Not even a global pandemic could stand in the way of the Melbourne Vixens claiming the Super Netball title after a nailbiting grand final victory over the West Coast Fever.
After almost a century of days spent locked out of their home state due to COVID-19, the Vixens’ 66-64 win at Brisbane’s Nissan Arena secured their first championship since 2014 and sent retiring stars Caitlin Thwaites and Tegan Philip out in celebratory style.
Nothing separated the combatants until a tense final quarter when the COVID-restricted crowd of 2061 witnessed the Vixens clinch the result on the back of pure grit.
Scores were locked with 90 seconds left before Mwai Kumwenda gave the Vixens a one-goal edge.
Then, up stepped outstanding defenders Jo Weston and Emily Mannix who got their fingertips to a rebound in the dying seconds that kept the Fever at bay.
Kumwenda then sent her teammates into raptures with her 47th goal for the match.
The heartbreaking loss ended a gutsy fight from the Fever who were in pursuit of a maiden championship win.
They were well served by shooter Jhaniele Fowler who shot 55 goals from 56 attempts and goal attack Alice Teague-Neeld, whose super shot attempt in the closing seconds almost snatched a memorable victory.
The sweat of Vixens defenders Mannix, Weston and Kate Eddy fuelled a second quarter surge that threatened to take the game away from the Fever.
The trio amassed three intercepts and five deflections between them as the minor premiers asserted themselves at the defensive end.
Despite a few moments of indecision, the Fever recomposed themselves and steamed into halftime with a one goal lead thanks to a super shot from Fowler.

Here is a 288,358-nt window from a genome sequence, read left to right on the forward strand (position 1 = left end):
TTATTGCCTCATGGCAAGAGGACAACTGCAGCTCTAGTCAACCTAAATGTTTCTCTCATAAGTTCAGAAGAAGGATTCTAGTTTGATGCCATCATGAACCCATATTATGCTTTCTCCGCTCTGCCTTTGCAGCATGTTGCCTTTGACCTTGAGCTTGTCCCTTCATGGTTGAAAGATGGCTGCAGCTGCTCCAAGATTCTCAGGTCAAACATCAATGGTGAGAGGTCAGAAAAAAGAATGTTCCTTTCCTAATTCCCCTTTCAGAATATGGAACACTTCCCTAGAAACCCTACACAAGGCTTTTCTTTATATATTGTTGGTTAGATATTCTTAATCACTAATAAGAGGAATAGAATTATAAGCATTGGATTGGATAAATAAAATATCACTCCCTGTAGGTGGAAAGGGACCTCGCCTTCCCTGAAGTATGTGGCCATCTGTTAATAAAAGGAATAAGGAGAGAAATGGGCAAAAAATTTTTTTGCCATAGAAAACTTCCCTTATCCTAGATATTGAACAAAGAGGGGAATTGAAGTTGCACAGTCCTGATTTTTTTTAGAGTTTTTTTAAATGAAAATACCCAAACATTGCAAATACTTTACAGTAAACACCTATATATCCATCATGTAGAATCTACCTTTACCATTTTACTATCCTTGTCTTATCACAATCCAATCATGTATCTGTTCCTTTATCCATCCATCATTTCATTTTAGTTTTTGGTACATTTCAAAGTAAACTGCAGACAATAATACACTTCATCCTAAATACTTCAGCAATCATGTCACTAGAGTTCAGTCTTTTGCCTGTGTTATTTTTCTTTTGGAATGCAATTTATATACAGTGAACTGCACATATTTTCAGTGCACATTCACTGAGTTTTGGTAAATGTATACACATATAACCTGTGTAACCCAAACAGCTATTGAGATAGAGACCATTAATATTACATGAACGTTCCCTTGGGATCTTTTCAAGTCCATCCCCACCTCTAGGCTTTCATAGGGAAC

Teague-Neeld and Thwaites traded super shots in the last quarter before the Vixens defenders again made all the difference.
With respect to the Melbourne Vixens, their win was the second-most dazzling magic act of the Super Netball season.
That Super Netball could finish its pandemic-afflicted campaign at all was the most astonishing achievement for a sport that faced and cleared countless hurdles throughout 2020.
The sport’s finances, vision, culture, pathways and human resources were under siege.
It seems a lifetime ago that Super Netball chief executive Chris Symington considered the possibility there might be no season at all – its major competitor AFLW scrapped its entire season – so the drinks on ice for the executive team and its sponsors were hard earned.
“There was a risk coming off the back of the Women’s T20 World Cup that coverage of women’s sport would drop off,” he said.
There were definitely some moments it felt like we were fighting a losing battle. The goalposts were moving daily if not hourly at some stages.
“We needed to be really agile and we kept persisting so I’m really proud that we were able to deliver.”
The league avoided a catastrophic season cancellation when it delayed the campaign from May to August, then as borders began closing, relocated more than 140 players, officials, team staff and their families to Queensland’s sporting biosecurity hub.
Sunday’s grand final was the 60th match crammed into 11 weeks.
“We realise we’re the lucky ones,” Vixens co-captain Liz Watson said.
“Everyone’s sacrificed a lot to be here. Our loved ones kept us on the road and we can’t wait to get back home and give you a big hug.”